DoorDash hack sees customer details exposed

A DoorDash hack has been confirmed by the company, with full contact details of the customer exposed by the security breach: name, address and phone numbers.

Separately, LastPass has also confirmed an attack on its own systems, but says it doesn’t believe any user data was obtained…

DoorDash hack

DoorDash says a “sophisticated” phishing attack resulted in obtaining user data.

We recently learned that a third-party vendor was the target of a sophisticated phishing campaign and some personal information held by DoorDash was affected. […]

For consumers, the information viewed by the unauthorized party mainly included name, email address, shipping address and telephone number.

For a smaller group of consumers, basic order information and partial payment card information (i.e. card type and last four digits of card number) were also accessed .

For Dashers, the information viewed by the unauthorized party primarily included name and phone number or email address. The information affected for each data subject may vary.

The company says the attacker did not access full card details, bank account details, social security numbers, social insurance numbers or passwords.

The DoorDash hack involved using stolen vendor credentials to access DoorDash’s internal tools, which then allowed the attacker to gain access to customer data.

The company says it took four actions in response:

  • Notify law enforcement
  • Notify affected users and data protection regulators
  • Enhanced Security at DoorDash and Third-Party Vendor
  • Enlisted a cybersecurity company to help with the investigation

Further information can be found in the FAQ (scroll down).

LastPass Attack

beeping computer discovered an attack unrelated to password management company LastPass, which has since been confirmed by the company.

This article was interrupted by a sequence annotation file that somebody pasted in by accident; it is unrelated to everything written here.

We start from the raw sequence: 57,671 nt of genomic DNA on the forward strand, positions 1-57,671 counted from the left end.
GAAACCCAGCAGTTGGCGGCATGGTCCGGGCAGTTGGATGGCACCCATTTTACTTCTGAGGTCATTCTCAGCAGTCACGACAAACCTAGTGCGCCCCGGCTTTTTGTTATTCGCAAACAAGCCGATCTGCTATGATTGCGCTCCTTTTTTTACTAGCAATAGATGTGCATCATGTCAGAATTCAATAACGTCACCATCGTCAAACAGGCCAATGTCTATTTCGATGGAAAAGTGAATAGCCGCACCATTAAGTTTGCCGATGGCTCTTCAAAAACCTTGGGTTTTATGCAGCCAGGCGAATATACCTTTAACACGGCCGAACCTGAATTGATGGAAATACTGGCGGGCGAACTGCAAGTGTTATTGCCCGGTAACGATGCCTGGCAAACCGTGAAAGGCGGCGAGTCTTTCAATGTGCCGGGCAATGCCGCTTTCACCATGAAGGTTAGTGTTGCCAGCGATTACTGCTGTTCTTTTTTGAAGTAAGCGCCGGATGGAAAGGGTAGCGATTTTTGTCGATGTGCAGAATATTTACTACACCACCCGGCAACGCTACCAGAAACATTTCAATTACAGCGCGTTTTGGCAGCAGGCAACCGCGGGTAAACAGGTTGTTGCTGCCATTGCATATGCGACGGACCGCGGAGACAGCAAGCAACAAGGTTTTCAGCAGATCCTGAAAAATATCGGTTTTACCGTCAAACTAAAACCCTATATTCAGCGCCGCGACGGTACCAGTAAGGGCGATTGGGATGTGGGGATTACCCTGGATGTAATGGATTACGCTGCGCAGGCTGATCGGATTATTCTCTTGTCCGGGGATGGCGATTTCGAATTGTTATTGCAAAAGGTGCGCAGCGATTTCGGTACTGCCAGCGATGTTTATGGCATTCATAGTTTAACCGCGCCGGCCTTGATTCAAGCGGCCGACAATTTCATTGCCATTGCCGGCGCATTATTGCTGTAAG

In this case, it appears the attackers were looking for the company’s source code and other proprietary information, not customer data.

Two weeks ago, we detected unusual activity in parts of the LastPass development environment. After launching an immediate investigation, we found no evidence that this incident involved access to customer data or encrypted password vaults.

We have determined that an unauthorized party gained access to portions of the LastPass development environment through a single compromised developer account and took portions of the source code and certain proprietary technical information from LastPass.

The company pointed out that there is no way for a hacker to obtain users’ master passwords, as LastPass never has access to them.

This incident did not compromise your master password. We never store or know your master password. We use an industry-standard Zero Knowledge architecture that ensures LastPass can never know or access our customers’ master password. You can read more about the technical implementation of Zero Knowledge here.

Zero Knowledge protocols mean you can prove to LastPass that you know your master password, without LastPass itself knowing what it is. An easy way to understand the underlying principle is the colorblind friend analogy:

A colorblind friend has two balls, one red, one green, that he can’t tell apart, but you can. To prove you can do it, they hold a ball in each hand, place them behind their backs, and swap balls between hands or not, randomly. They show the balls again and you say whether they traded them or not. Repeat as many times as needed to effectively eliminate guesswork.

At the end of the process, your friend still doesn’t know the colors of the balls, but has made sure that you know them.

Take standard cybersecurity precautions

As always, you should make sure to take standard cybersecurity precautions, including: strong, unique passwords for every website and app; disguised answers to security questions; using two-factor authentication; never click on links sent by e-mail to sensitive services such as banks, financial services and anything that requires your Apple ID. The use of a vpn service is recommended when using public Wi-Fi hotspots.

Photo: Lewis Kang’ethe Ngugi/Unsplash

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